Eid Al Adha 2020: Muslims turn to online orders for meat deliveries
Covid-19 changes many traditions associated with offerings
The ordinarily bustling walkways near Abu Dhabi’s main livestock market were virtually deserted on Wednesday, two days before Eid Al Adha is celebrated throughout the Muslim world.
Each year, hundreds of thousands of goats and sheep are sacrificed at the Abu Dhabi Public Slaughterhouse so Muslims can feast with their families and donate a portion to the poor.
The religious tradition has been carried out each year for centuries, with processes becoming more organised over time.
Typically, thousands of customers would descend on the market to choose their livestock for sacrifice, but not this year.
Most of the activity at the abattoir at noon on Wednesday was from drivers who waited patiently to collect meat on behalf of their employers.
Trips to the market were replaced by online orders, as people maintained physical distancing by staying home.
During Eid, you can just stay at home and order your slaughter and it will be delivered to you as per your request
Khalfan Al Muhairbi, Abu Dhabi Slaughterhouses
Orders for about 50 sheep were made at the abbatoir through the Zabehaty mobile app, while only 10 were made at the drive-through window.
During Eid, Muslims are encouraged to donate meat to those in need.
This can be done through donations to Emirates Red Crescent, which slaughters and distributes meat on behalf of the donor.
“More people have chosen to slaughter their sacrifice through Red Crescent coupons or the Zabehaty app, with which we have a partnership,” said Khalfan Al Muhairbi, section head of Abu Dhabi Slaughterhouses.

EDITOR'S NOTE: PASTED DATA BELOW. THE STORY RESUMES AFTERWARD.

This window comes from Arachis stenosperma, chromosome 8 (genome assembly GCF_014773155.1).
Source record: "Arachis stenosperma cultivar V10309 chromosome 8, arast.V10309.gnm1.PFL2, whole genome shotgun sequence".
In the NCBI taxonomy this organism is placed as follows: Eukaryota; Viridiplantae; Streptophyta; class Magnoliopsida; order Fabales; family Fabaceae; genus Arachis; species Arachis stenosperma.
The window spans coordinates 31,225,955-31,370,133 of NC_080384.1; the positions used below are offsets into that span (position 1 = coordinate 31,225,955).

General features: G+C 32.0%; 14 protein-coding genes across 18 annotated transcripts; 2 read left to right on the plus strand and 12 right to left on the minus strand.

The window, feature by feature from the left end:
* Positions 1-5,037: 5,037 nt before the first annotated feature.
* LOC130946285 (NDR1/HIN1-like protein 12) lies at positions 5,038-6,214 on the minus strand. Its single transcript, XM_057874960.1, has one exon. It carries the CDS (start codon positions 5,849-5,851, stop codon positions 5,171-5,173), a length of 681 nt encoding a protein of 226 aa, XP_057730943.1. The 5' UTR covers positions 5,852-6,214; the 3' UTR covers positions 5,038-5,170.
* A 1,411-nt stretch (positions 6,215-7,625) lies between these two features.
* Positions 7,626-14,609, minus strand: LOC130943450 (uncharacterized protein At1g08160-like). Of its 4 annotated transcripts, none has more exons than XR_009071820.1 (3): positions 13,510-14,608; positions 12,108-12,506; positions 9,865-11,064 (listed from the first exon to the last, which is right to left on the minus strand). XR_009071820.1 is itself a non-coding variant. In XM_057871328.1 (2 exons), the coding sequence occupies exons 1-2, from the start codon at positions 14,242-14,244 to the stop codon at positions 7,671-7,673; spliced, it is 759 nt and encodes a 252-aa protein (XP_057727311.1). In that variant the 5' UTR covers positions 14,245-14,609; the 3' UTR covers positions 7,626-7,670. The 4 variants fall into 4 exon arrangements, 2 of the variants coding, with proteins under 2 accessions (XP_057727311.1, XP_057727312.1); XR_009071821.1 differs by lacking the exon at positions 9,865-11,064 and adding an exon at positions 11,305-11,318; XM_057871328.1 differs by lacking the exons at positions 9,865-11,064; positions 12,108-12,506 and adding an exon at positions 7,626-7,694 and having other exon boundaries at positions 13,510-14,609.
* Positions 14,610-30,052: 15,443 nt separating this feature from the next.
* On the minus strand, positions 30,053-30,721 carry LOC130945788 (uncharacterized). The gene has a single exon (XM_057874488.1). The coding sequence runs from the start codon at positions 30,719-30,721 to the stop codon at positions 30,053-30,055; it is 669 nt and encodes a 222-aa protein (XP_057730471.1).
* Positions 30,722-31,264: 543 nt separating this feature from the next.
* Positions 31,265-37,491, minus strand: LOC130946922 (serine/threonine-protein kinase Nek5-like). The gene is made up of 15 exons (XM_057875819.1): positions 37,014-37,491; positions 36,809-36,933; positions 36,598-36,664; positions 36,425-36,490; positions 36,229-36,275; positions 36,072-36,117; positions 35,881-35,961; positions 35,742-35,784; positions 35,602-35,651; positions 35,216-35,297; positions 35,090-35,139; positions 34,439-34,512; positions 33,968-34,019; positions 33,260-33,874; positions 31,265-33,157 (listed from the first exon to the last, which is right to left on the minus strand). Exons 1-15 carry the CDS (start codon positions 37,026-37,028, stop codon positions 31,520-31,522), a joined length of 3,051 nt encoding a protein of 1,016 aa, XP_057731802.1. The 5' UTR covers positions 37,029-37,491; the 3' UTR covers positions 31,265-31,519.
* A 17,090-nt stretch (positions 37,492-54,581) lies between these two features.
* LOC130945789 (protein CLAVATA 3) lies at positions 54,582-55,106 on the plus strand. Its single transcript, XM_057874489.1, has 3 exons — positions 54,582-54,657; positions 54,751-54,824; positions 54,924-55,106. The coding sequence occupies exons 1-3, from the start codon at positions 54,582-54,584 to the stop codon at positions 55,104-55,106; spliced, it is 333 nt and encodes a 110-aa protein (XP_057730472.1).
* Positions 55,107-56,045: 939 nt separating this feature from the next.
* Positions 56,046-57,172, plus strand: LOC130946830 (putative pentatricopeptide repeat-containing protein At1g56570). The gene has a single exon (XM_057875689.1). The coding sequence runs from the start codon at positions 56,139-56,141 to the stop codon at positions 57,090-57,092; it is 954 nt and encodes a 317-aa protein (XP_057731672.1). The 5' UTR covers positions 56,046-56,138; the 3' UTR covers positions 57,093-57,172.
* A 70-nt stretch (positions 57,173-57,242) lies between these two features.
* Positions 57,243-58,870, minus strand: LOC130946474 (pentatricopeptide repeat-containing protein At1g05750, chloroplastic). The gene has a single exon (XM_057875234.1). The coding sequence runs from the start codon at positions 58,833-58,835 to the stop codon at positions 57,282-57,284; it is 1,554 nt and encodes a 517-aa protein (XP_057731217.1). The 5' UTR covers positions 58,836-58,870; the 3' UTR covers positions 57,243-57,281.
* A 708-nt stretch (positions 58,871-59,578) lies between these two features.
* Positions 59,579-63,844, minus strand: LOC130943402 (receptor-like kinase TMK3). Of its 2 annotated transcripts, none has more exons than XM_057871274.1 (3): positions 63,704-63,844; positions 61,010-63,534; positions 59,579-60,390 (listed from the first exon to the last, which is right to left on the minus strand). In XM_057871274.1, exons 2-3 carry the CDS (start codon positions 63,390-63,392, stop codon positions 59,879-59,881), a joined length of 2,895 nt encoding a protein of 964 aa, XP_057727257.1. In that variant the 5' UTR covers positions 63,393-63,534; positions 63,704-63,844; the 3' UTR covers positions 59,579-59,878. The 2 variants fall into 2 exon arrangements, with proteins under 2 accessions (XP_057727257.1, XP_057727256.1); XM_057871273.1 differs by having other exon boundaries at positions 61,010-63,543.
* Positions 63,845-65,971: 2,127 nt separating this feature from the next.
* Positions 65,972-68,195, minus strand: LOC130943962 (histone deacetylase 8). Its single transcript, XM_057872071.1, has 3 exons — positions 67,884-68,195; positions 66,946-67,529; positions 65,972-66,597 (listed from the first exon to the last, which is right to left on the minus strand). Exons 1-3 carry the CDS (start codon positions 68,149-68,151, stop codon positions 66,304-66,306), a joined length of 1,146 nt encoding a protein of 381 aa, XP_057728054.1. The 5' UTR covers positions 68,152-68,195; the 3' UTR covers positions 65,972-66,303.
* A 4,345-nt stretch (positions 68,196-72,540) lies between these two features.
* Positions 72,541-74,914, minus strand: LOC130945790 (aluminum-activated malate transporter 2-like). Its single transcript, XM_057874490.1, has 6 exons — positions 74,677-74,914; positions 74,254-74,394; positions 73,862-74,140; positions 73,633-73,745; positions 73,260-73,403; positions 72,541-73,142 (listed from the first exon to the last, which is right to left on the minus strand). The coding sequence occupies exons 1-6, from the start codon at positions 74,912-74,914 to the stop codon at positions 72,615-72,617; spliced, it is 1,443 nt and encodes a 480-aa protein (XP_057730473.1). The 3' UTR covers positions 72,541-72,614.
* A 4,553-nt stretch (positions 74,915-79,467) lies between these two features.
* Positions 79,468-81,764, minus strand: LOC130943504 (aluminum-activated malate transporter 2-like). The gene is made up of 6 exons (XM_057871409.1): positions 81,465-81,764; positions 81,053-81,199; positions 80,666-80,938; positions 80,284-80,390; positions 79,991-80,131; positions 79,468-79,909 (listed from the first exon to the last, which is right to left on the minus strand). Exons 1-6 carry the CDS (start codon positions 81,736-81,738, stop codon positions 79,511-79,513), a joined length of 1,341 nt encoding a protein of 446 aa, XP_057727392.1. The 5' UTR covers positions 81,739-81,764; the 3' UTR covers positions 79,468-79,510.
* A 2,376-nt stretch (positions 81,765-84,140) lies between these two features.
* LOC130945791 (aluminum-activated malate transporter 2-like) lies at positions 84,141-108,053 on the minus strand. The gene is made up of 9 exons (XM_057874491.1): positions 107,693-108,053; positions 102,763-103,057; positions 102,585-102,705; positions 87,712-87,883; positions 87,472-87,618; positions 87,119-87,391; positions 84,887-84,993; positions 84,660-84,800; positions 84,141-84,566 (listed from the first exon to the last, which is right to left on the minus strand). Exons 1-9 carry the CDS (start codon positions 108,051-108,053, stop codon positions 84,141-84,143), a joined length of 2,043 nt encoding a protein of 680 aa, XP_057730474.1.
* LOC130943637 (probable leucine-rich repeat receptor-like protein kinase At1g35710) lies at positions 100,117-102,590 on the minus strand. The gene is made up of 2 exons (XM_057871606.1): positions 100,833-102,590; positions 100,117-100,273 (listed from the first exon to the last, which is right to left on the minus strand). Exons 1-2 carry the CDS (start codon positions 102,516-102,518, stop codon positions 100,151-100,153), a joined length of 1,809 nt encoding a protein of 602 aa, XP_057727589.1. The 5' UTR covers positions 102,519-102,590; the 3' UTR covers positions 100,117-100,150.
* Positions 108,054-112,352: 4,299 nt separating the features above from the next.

Mr Al Muhairbi said this was driven by safety measures preventing customers from supervising their sacrifice.
“People now must bring the sheep [or sacrificed animal] in their car, drop it at a drop-off point and drive through to the pick-up point where they wait until their order is ready," he said. “No one steps down from their car.
To control traffic and process orders, customers must queue to drop off their livestock and clerics can pick up only one order at a time. Waiting time can be up to two hours.
“This is the first time we are doing it this way, because of Covid-19,” Mr Al Muhairbi said.
“Before, people came in together and watched their meat being processed and gave instructions to the butcher through the window.”
He said at first the drive-through method drew a few complaints.
“Some would say, ‘I need to watch it and speak God’s name on it when it is being slaughtered’,” Mr Al Muhairbi said.
But people have since grown to accept the new process and appreciate the safety measures.
“We have been advising people to go through the Zabehaty app or the Emirates Red Crescent," Mr Al Muhairbi said.
"I think people now understand that because of Covid-19 they don’t want to be going out and risk mixing with others.
“So even during Eid, you can just stay at home and order your slaughter and it will be delivered to you per your request.”
The abattoir typically slaughters about 25,000 animals during Eid Al Adha and this holiday should be no different, he said.
Islamic slaughtering laws are applied at the abattoir to ensure the meat is halal.
Vets are on site to inspect the animals and ensure they are fit for consumption.
“We usually inspect them by sight. We do have a lab but it is only used in rare cases,” said Dr Ameer Saleh, a vet at the slaughterhouse.
“First we look at the colour of the meat. If it is too red it means it is not in a good condition. It could have suffered fever or a virus.
"If it is too yellow, it could mean that it had kidney problems or bacteria.”
Unhealthy animals are destroyed and the customer is compensated with a healthy goat or sheep.
Updated: July 30, 2020 12:45 AM